Are tech companies moving too fast in rolling out powerful artificial intelligence technology that could one day outsmart humans?
2 days ago
starbucks...
Associated Press

Starbucks leader grilled by Senate over anti-union actions

Longtime Starbucks CEO Howard Schultz faced sharp questioning Wednesday before the Senate Health, Education, Labor and Pensions Committee
3 days ago
FILE - The overdose-reversal drug Narcan is displayed during training for employees of the Public H...
Associated Press

FDA approves over-the-counter Narcan; here’s what it means

The U.S. Food and Drug Administration on Wednesday approved selling naloxone without a prescription, the first over-the-counter opioid treatment.
3 days ago
FILE - A Seattle police officer walks past tents used by people experiencing homelessness, March 11...
Associated Press

Seattle, feds seek to end most oversight of city’s police

  SEATTLE (AP) — The U.S. Justice Department and Seattle officials asked a judge Tuesday to end most federal oversight of the city’s police department, saying its sustained, decade-long reform efforts are a model for other cities whose law enforcement agencies face federal civil rights investigations. Seattle has overhauled virtually all aspects of its police […]
4 days ago
capital gains tax budgets...
Associated Press

Washington moves to end child sex abuse lawsuit time limits

People who were sexually abused as children in Washington state may soon be able to bring lawsuits against the state, schools or other institutions for failing to stop the abuse, no matter when it happened.
4 days ago

Sponsored Articles

Compassion International...

Brock Huard and Friends Rally Around The Fight for First Campaign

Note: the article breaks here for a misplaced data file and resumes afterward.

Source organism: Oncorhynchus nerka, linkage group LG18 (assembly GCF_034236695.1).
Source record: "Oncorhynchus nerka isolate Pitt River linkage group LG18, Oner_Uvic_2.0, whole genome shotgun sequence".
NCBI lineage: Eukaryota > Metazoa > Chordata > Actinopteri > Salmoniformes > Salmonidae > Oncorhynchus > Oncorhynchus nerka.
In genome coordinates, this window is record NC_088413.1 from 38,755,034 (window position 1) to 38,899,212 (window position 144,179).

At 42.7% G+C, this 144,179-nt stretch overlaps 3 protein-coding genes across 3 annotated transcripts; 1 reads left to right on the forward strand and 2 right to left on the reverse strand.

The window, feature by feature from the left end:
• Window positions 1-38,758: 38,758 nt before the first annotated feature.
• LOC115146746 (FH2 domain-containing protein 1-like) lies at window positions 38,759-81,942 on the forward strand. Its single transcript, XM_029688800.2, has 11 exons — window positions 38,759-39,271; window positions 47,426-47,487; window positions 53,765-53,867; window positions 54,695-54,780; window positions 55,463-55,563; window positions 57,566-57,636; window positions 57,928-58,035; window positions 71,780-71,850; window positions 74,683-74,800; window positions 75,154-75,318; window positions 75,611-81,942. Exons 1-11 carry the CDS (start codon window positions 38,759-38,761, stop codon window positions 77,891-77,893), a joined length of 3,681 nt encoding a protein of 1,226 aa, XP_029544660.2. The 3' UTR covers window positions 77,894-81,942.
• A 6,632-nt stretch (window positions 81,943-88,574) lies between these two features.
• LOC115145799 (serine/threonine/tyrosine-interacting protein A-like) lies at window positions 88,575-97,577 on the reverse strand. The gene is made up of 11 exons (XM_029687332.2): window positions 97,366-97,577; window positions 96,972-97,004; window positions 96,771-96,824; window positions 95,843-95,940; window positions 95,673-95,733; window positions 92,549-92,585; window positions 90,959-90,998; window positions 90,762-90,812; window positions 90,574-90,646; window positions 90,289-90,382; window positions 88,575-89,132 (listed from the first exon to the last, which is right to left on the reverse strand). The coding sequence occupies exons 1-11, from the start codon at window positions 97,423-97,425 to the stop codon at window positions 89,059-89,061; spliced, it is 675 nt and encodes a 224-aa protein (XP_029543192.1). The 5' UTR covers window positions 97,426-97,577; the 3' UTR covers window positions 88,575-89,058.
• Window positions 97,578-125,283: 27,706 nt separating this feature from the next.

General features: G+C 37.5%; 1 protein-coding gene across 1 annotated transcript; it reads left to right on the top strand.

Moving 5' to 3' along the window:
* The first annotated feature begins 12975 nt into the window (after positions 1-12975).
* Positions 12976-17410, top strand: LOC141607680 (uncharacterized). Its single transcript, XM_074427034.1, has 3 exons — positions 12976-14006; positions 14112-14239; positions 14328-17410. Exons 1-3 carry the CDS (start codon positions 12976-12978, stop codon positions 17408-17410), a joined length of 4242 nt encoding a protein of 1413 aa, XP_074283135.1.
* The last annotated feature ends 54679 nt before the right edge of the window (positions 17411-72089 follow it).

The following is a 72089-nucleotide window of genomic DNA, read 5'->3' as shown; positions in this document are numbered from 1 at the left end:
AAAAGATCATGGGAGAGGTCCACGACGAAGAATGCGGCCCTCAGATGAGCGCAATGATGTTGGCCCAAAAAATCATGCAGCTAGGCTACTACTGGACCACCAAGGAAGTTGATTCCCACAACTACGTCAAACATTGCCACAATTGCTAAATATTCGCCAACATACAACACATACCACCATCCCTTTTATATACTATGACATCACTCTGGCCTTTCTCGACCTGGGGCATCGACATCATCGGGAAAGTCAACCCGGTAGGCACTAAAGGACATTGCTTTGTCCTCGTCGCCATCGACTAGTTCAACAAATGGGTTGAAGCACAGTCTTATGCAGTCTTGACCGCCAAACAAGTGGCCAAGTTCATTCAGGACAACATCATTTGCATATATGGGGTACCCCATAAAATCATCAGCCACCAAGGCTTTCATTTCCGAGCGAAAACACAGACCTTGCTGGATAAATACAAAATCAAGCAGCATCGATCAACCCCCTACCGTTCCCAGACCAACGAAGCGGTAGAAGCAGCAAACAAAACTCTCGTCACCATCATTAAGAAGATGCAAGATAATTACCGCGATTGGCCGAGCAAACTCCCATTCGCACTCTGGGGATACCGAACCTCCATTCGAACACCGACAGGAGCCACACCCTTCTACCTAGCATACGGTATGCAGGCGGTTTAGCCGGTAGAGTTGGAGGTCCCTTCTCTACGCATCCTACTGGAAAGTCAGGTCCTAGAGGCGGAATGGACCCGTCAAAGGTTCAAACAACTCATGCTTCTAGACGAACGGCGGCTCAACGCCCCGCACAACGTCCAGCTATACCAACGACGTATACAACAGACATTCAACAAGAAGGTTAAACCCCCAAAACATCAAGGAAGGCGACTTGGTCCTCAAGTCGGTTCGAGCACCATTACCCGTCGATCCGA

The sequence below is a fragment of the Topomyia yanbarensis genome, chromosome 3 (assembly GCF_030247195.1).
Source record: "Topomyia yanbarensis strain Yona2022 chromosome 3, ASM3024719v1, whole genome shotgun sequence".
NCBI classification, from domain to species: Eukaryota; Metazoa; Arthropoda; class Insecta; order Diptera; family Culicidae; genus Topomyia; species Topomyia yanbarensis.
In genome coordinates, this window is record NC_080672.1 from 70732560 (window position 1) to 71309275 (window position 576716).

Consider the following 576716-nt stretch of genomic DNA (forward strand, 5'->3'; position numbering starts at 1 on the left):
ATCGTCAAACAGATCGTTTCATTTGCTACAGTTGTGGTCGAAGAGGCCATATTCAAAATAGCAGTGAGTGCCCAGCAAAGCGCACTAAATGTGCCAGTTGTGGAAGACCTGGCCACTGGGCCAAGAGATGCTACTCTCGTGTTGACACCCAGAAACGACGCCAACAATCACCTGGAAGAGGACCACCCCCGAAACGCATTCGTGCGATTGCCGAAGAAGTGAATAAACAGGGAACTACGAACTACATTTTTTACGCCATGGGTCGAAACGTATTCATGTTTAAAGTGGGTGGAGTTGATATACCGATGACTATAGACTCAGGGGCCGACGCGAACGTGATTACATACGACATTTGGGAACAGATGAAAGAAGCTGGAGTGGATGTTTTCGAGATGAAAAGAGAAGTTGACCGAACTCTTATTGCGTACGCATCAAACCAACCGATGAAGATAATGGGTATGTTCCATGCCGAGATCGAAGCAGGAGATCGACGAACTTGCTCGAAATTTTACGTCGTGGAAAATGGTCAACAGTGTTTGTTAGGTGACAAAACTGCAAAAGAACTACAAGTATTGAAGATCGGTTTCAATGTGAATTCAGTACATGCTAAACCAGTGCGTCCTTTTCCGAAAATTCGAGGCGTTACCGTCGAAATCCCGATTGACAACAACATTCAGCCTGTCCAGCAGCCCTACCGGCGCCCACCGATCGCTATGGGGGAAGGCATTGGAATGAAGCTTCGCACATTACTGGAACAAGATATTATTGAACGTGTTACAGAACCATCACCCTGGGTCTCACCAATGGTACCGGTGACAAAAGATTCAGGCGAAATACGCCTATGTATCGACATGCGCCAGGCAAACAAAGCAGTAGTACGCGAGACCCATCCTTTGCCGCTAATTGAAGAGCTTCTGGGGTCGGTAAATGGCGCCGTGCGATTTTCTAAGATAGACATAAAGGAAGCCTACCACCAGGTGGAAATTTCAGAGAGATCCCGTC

Professional athletes are teaming up to prevent infant mortality and empower women at risk in communities facing severe poverty.
Emergency Preparedness...

Prepare for the next disaster at the Emergency Preparedness Conference

Being prepared before the next emergency arrives is key to preserving businesses and organizations of many kinds.
SHIBA volunteer...

Volunteer to help people understand their Medicare options!

If you’re retired or getting ready to retire and looking for new ways to stay active, becoming a SHIBA volunteer could be for you!
safety from crime...

As crime increases, our safety measures must too

It's easy to be accused of fearmongering regarding crime, but Seattle residents might have good reason to be concerned for their safety.
Comcast Ready for Business Fund...
Ilona Lohrey | President and CEO, GSBA

GSBA is closing the disparity gap with Ready for Business Fund

GSBA, Comcast, and other partners are working to address disparities in access to financial resources with the Ready for Business fund.
SHIBA WA...

Medicare open enrollment is here and SHIBA can help!

The SHIBA program – part of the Office of the Insurance Commissioner – is ready to help with your Medicare open enrollment decisions.
Cuba: US migration policy ‘incoherent’ and ‘differentiated’